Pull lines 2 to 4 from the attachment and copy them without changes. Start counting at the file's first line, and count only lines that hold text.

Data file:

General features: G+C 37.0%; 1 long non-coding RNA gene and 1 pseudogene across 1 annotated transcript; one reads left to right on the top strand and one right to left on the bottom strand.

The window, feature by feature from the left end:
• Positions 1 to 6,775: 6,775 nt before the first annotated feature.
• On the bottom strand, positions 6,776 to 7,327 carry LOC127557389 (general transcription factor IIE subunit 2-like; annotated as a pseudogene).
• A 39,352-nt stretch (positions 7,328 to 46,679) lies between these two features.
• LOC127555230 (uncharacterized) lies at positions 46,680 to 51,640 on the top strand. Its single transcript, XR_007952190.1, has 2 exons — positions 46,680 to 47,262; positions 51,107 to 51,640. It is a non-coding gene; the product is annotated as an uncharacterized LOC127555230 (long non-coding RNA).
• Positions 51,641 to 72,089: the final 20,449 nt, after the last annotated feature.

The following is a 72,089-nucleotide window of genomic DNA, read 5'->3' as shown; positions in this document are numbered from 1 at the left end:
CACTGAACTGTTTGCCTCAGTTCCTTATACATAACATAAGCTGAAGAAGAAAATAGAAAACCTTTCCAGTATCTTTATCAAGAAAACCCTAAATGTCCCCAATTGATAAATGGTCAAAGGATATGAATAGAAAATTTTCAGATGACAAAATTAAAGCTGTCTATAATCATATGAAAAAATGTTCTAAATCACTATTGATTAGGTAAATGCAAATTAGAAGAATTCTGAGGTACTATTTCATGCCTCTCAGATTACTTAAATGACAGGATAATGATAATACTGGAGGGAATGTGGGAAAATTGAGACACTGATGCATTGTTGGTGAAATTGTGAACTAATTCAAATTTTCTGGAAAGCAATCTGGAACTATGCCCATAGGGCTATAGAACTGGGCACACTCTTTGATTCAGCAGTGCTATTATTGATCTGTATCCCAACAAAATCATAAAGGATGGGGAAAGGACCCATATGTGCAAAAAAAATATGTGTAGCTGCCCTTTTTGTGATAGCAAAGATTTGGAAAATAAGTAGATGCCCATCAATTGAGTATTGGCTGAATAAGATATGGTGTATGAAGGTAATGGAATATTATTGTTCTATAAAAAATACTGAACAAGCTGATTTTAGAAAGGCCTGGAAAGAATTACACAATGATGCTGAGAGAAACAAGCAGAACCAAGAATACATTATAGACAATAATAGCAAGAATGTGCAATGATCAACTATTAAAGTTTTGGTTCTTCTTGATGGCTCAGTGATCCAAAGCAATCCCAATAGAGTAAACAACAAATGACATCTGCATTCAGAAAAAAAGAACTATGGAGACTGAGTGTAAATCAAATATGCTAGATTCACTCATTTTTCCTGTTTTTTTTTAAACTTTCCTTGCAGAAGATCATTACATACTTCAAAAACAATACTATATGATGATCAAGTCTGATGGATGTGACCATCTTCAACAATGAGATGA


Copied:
The window, feature by feature from the left end:
• Positions 1 to 6,775: 6,775 nt before the first annotated feature.
• On the bottom strand, positions 6,776 to 7,327 carry LOC127557389 (general transcription factor IIE subunit 2-like; annotated as a pseudogene).